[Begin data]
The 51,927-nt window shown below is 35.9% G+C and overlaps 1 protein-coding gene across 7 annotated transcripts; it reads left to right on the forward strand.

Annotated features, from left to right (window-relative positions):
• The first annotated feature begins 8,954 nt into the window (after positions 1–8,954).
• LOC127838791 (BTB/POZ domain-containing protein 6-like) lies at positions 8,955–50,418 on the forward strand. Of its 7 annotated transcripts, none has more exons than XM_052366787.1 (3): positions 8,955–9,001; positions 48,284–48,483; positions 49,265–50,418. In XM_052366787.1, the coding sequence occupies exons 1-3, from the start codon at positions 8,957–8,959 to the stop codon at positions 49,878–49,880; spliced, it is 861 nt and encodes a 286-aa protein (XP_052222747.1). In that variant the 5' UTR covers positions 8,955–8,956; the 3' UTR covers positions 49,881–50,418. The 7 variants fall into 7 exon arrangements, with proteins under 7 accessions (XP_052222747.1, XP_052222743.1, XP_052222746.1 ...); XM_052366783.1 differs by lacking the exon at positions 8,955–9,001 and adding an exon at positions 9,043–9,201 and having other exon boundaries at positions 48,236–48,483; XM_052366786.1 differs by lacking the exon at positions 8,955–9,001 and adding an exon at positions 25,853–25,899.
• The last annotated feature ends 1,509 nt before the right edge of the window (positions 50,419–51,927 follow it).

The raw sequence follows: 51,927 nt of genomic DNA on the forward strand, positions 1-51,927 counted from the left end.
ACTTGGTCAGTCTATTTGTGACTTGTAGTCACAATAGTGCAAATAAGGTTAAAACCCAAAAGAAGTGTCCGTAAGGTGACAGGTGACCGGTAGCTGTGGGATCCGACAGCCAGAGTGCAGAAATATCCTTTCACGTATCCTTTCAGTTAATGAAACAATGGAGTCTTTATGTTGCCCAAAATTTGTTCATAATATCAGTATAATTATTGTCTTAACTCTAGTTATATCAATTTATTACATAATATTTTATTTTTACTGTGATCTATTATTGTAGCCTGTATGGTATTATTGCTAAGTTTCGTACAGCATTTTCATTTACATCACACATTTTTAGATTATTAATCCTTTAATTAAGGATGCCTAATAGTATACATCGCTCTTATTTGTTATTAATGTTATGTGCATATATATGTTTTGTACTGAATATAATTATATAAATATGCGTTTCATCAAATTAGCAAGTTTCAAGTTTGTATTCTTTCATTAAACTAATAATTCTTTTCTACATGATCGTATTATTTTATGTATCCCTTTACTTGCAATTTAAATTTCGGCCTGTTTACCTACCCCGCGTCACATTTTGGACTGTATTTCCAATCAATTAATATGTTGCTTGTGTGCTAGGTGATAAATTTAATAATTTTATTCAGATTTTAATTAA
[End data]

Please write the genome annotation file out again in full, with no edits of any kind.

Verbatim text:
The 51,927-nt window shown below is 35.9% G+C and overlaps 1 protein-coding gene across 7 annotated transcripts; it reads left to right on the forward strand.

Annotated features, from left to right (window-relative positions):
• The first annotated feature begins 8,954 nt into the window (after positions 1–8,954).
• LOC127838791 (BTB/POZ domain-containing protein 6-like) lies at positions 8,955–50,418 on the forward strand. Of its 7 annotated transcripts, none has more exons than XM_052366787.1 (3): positions 8,955–9,001; positions 48,284–48,483; positions 49,265–50,418. In XM_052366787.1, the coding sequence occupies exons 1-3, from the start codon at positions 8,957–8,959 to the stop codon at positions 49,878–49,880; spliced, it is 861 nt and encodes a 286-aa protein (XP_052222747.1). In that variant the 5' UTR covers positions 8,955–8,956; the 3' UTR covers positions 49,881–50,418. The 7 variants fall into 7 exon arrangements, with proteins under 7 accessions (XP_052222747.1, XP_052222743.1, XP_052222746.1 ...); XM_052366783.1 differs by lacking the exon at positions 8,955–9,001 and adding an exon at positions 9,043–9,201 and having other exon boundaries at positions 48,236–48,483; XM_052366786.1 differs by lacking the exon at positions 8,955–9,001 and adding an exon at positions 25,853–25,899.
• The last annotated feature ends 1,509 nt before the right edge of the window (positions 50,419–51,927 follow it).

The raw sequence follows: 51,927 nt of genomic DNA on the forward strand, positions 1-51,927 counted from the left end.
ACTTGGTCAGTCTATTTGTGACTTGTAGTCACAATAGTGCAAATAAGGTTAAAACCCAAAAGAAGTGTCCGTAAGGTGACAGGTGACCGGTAGCTGTGGGATCCGACAGCCAGAGTGCAGAAATATCCTTTCACGTATCCTTTCAGTTAATGAAACAATGGAGTCTTTATGTTGCCCAAAATTTGTTCATAATATCAGTATAATTATTGTCTTAACTCTAGTTATATCAATTTATTACATAATATTTTATTTTTACTGTGATCTATTATTGTAGCCTGTATGGTATTATTGCTAAGTTTCGTACAGCATTTTCATTTACATCACACATTTTTAGATTATTAATCCTTTAATTAAGGATGCCTAATAGTATACATCGCTCTTATTTGTTATTAATGTTATGTGCATATATATGTTTTGTACTGAATATAATTATATAAATATGCGTTTCATCAAATTAGCAAGTTTCAAGTTTGTATTCTTTCATTAAACTAATAATTCTTTTCTACATGATCGTATTATTTTATGTATCCCTTTACTTGCAATTTAAATTTCGGCCTGTTTACCTACCCCGCGTCACATTTTGGACTGTATTTCCAATCAATTAATATGTTGCTTGTGTGCTAGGTGATAAATTTAATAATTTTATTCAGATTTTAATTAA